Surroundings & Day trips
The massive ruins of Hohenstein Castle rise up above the Aar valley to form an impressive silhouette. It is the symbol of the entire Hohenstein region, which was named after it. The castle was built in 1190 and served as protection against the counts of Nassau – until they had died out. In the Thirty Years’ War, the castle started to crumble. It fell into the hands of Nassau in 1815 as a “huge ruin”, was seized by the Prussians in 1866, and in 1949 was ceded to the State of Hessen. Today it is a popular destination among day trippers and is opened when the weather permits. In the summer months it is also home to an outdoor theatre stage, the “Taunusbühne”, where a range of plays are performed, from low-brow to high-brow, from Goethe’s “Faust” to Shakespeare’s “Merry Wives of Windsor”.
Idstein-Dasbach Roman Tower
A sight worth seeing and a museum: Outside the gates of the half-timbered old town of Idstein stands the perfectly reconstructed Dasbach Watchtower dating from Ancient Roman times. It is part of the Limes, the former wall dividing the Roman Empire from the world beyond, and is home to an exhibition on the subject.
Anyone visiting the historical old town of Limburg should make certain to view St. George’s Cathedral. The 66-metre-high Vierings spire can be seen from afar, and from the top you get a marvellous view of the old town and many other medieval sights of interest.
Zugmantel Roman Fortress
Many Limes hiking trails lead past the Zugmantel Fortress, once a Roman military fort on the Upper Teutonic Limes. It was built around the year 90 C.E., expanded and then abandoned about 260 C.E. What remain are traces of the fortress, its outline in the ground, and an old watchtower nearby.
Two state capitals are not far from Hofgut Georgenthal and can be easily reached: Mainz is the capital of Rhineland Palatinate and Wiesbaden is Hessen’s capital. Only the River Rhine lies between the two. In Wiesbaden there’s culture, shopping and events to enjoy, or you can visit the Hessen State Parliament.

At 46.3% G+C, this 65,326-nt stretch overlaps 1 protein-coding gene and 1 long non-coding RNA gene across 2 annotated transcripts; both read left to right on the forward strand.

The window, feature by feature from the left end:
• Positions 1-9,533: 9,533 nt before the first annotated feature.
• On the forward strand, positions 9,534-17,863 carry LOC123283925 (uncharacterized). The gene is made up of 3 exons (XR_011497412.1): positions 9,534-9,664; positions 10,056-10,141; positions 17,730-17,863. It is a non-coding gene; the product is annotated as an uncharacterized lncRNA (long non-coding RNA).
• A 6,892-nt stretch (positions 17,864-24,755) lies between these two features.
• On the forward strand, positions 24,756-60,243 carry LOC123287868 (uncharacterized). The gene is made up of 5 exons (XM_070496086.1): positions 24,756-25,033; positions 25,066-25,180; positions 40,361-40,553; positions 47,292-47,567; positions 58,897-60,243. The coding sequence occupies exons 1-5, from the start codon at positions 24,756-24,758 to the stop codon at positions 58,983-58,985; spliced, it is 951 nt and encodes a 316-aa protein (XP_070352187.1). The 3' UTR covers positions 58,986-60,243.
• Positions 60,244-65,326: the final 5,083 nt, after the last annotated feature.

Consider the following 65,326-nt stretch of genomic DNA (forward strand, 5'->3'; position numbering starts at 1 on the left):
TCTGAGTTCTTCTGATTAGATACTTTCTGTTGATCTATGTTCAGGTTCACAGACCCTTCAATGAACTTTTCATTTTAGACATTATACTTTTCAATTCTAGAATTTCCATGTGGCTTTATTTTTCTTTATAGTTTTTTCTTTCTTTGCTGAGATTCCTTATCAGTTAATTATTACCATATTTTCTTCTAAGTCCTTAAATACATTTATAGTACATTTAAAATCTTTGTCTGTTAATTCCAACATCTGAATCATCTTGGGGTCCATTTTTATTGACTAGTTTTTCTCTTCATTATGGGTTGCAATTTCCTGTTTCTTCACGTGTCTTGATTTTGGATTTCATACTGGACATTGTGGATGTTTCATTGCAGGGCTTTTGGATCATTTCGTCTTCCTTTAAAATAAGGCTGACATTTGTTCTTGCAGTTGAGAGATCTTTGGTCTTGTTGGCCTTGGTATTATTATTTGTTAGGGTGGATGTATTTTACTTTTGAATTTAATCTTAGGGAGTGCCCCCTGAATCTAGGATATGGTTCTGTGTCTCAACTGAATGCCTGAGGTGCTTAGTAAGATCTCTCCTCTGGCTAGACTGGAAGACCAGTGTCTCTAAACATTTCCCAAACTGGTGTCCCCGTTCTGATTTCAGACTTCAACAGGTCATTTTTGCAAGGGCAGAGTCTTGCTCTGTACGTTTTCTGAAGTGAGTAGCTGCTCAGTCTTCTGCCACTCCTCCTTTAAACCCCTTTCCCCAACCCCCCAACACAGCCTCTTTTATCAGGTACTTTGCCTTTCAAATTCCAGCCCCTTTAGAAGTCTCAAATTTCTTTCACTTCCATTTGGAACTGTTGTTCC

Rhinos, giraffes, elephants and the like await you at Opel Zoo outside Kronberg. It’s the second-largest zoo in the Rhine-Main region after Frankfurt Zoo. There are guided and themed tours, petting zones for the kids, playgrounds, pony and camel rides – and definitely something for everyone.
With its peak at almost 900 metres, Grosser Feldberg is the highest mountain in the Taunus range and worth a visit if only for the stunning view. In good weather, from the viewing platform 40 metres up you get a view as far as Frankfurt. Incidentally, Johann Wolfgang von Goethe was one of the first to take in the view.
“Bankfurt”, “Mainhattan” or among locals also “Hibbdebach”: There are many nicknames for the city of Frankfurt; because many large german banks and the European Central Bank have their headquarters there, or because the skyline reminds of the famous New York skyscraper district of Manhattan. Frankfurt is the metropolis in Rhine-Main and with about 730,000 inhabitants the fifth largest city of Germany. In it, history and modernity blend into an impressive overall picture: on the one hand with the historic old town around the Römerberg and on the other with the modern corporate and bank buildings that tower far into the sky.